Choosing the right KPIs allows businesses to identify their minimum starting points and areas that can be improved immediately, such as premises and/or working from home, changing to sustainable energy alternatives and usage, waste disposal, LED lighting, staff travel plans, roof garden bee-keeping, growing more plants and creating micro vegetable gardens, but also to communicate impacts and trade-offs of procurement decisions.
It can be tricky finding the balance between cost effectiveness and sustainable development. We need to be sure that what is purchased has minimal harmful effects on the environment and society. Sourcing sustainable alternatives is a starting point. Where items are essential to the business, changing and monitoring demand can involve reducing the number of deliveries required, perhaps opting to take a bigger delivery once a week rather than multiple smaller ones.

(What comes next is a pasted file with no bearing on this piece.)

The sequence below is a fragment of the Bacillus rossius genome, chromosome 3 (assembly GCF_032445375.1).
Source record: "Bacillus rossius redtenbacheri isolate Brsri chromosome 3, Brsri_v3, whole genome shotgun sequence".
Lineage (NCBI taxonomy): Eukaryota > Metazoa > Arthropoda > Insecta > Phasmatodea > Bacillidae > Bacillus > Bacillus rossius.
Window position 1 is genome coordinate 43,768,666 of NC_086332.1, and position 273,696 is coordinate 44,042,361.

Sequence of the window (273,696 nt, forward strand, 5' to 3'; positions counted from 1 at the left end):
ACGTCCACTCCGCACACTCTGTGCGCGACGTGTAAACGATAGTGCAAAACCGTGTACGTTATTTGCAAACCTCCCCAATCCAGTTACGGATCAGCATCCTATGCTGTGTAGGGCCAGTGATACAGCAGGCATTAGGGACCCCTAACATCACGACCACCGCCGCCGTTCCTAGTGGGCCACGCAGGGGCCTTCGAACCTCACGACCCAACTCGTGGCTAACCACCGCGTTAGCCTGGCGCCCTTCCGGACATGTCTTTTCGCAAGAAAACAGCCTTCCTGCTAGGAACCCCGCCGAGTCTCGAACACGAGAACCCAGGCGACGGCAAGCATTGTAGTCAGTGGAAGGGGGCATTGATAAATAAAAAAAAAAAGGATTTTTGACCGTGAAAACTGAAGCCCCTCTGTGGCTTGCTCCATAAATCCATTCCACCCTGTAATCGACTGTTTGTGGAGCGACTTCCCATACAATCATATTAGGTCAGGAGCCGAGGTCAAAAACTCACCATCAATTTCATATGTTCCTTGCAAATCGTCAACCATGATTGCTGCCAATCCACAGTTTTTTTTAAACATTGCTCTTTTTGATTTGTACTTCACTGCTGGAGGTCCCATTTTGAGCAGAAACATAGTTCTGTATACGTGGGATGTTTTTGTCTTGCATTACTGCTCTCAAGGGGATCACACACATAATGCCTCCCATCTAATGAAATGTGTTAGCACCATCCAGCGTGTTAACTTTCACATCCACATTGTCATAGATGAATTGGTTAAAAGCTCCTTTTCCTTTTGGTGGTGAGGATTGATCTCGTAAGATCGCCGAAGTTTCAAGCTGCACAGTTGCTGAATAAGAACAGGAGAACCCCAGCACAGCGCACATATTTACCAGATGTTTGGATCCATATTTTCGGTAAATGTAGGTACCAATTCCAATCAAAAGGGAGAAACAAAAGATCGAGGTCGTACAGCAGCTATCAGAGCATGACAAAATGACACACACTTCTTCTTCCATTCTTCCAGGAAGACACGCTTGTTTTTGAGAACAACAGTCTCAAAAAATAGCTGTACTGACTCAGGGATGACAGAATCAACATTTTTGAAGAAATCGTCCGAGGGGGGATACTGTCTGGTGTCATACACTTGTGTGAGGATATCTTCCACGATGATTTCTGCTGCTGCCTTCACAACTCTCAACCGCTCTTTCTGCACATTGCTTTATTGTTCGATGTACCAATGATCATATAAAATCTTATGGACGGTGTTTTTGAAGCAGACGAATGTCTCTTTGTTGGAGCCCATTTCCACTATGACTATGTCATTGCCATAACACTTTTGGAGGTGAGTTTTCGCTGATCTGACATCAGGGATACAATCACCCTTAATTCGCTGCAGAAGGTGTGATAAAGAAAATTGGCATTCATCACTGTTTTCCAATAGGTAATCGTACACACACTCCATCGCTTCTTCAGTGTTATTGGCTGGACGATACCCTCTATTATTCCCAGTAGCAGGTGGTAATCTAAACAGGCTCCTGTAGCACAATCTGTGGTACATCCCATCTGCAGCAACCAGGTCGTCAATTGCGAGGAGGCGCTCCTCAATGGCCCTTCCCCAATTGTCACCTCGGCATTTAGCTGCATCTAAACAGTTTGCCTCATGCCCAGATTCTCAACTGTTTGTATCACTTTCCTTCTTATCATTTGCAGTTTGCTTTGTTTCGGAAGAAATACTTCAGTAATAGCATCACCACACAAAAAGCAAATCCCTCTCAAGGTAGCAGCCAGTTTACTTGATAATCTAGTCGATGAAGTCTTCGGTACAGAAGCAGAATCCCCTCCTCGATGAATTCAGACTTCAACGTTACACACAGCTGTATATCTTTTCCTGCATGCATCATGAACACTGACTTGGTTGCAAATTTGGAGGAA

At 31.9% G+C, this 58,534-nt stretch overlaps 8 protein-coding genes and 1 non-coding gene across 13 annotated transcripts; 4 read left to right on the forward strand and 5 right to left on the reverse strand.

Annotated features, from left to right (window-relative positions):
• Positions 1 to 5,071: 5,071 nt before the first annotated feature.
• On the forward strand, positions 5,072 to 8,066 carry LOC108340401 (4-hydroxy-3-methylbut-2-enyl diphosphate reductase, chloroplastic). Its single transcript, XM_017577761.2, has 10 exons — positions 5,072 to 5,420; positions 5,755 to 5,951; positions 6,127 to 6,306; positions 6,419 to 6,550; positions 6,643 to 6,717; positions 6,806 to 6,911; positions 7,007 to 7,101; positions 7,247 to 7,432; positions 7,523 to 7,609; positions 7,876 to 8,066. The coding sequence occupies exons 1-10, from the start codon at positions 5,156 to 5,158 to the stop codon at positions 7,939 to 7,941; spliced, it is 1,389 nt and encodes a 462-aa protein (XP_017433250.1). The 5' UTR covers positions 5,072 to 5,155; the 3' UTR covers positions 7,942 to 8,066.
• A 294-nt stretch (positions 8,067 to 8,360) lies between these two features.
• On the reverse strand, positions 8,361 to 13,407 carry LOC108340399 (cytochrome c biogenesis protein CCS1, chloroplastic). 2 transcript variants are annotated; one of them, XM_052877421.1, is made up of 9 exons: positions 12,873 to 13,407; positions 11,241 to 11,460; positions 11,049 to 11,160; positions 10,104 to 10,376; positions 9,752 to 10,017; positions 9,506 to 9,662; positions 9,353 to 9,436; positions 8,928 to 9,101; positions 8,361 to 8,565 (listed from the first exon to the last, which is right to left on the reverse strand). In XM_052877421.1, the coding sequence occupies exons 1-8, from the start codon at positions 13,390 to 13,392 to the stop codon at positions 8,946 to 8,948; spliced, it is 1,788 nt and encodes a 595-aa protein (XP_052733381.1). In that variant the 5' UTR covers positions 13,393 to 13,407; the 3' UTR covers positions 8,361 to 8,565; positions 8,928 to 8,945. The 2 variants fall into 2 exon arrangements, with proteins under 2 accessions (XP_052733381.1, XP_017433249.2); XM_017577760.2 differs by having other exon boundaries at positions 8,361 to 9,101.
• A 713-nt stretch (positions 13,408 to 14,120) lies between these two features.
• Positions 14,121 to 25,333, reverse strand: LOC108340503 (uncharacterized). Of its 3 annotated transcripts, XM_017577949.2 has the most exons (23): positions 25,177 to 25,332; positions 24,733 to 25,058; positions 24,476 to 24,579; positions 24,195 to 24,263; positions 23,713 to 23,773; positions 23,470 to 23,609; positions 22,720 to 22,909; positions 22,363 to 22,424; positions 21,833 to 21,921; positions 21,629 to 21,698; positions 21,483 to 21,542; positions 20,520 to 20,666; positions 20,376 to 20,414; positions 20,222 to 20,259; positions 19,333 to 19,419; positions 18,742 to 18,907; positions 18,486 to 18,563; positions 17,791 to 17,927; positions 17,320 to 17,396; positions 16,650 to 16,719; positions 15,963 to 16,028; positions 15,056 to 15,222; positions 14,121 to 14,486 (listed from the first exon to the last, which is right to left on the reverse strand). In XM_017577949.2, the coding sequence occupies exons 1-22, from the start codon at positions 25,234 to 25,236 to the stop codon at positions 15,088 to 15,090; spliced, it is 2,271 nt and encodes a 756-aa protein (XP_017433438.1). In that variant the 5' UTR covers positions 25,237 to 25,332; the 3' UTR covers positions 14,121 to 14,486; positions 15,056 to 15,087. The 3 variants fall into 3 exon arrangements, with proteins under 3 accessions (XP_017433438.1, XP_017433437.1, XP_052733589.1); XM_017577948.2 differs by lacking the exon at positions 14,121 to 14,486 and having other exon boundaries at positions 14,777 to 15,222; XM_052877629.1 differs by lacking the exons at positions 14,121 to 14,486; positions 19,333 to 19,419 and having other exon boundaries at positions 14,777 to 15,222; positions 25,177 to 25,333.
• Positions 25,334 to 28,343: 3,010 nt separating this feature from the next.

Addressing carbon footprint reduction might seem like extra workload in already pressurised working environments, with smaller organisations finding it a challenge to properly resource. By empowering environmentally conscious staff members and adding this CSR focused string to their career bows, this can diminish the burden and tick the essential climate action box. Positive reinforcement and rewarding can be achieved within the remit of staff reviews and appraisals. If they feel there’s financial and emotional/conscience-reward, they’ll surely deliver!